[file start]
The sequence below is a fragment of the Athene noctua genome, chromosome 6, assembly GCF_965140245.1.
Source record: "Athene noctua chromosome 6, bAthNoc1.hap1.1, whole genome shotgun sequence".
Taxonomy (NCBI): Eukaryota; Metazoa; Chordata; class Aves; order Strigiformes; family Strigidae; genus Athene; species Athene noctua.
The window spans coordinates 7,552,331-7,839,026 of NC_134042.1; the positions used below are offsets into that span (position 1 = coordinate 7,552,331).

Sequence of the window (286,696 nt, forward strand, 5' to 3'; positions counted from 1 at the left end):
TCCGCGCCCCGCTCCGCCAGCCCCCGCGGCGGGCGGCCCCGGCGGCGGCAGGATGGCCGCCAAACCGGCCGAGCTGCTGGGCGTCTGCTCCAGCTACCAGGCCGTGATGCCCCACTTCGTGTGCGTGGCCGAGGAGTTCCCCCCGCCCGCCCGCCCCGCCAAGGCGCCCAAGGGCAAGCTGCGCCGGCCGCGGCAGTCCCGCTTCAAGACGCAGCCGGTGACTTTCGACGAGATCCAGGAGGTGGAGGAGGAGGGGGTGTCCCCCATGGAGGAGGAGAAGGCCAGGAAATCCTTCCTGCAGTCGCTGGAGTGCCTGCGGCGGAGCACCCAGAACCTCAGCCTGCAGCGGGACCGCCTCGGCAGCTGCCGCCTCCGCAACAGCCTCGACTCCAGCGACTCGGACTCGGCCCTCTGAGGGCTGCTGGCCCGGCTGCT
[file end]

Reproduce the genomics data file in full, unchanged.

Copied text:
The sequence below is a fragment of the Athene noctua genome, chromosome 6, assembly GCF_965140245.1.
Source record: "Athene noctua chromosome 6, bAthNoc1.hap1.1, whole genome shotgun sequence".
Taxonomy (NCBI): Eukaryota; Metazoa; Chordata; class Aves; order Strigiformes; family Strigidae; genus Athene; species Athene noctua.
The window spans coordinates 7,552,331-7,839,026 of NC_134042.1; the positions used below are offsets into that span (position 1 = coordinate 7,552,331).

Sequence of the window (286,696 nt, forward strand, 5' to 3'; positions counted from 1 at the left end):
TCCGCGCCCCGCTCCGCCAGCCCCCGCGGCGGGCGGCCCCGGCGGCGGCAGGATGGCCGCCAAACCGGCCGAGCTGCTGGGCGTCTGCTCCAGCTACCAGGCCGTGATGCCCCACTTCGTGTGCGTGGCCGAGGAGTTCCCCCCGCCCGCCCGCCCCGCCAAGGCGCCCAAGGGCAAGCTGCGCCGGCCGCGGCAGTCCCGCTTCAAGACGCAGCCGGTGACTTTCGACGAGATCCAGGAGGTGGAGGAGGAGGGGGTGTCCCCCATGGAGGAGGAGAAGGCCAGGAAATCCTTCCTGCAGTCGCTGGAGTGCCTGCGGCGGAGCACCCAGAACCTCAGCCTGCAGCGGGACCGCCTCGGCAGCTGCCGCCTCCGCAACAGCCTCGACTCCAGCGACTCGGACTCGGCCCTCTGAGGGCTGCTGGCCCGGCTGCT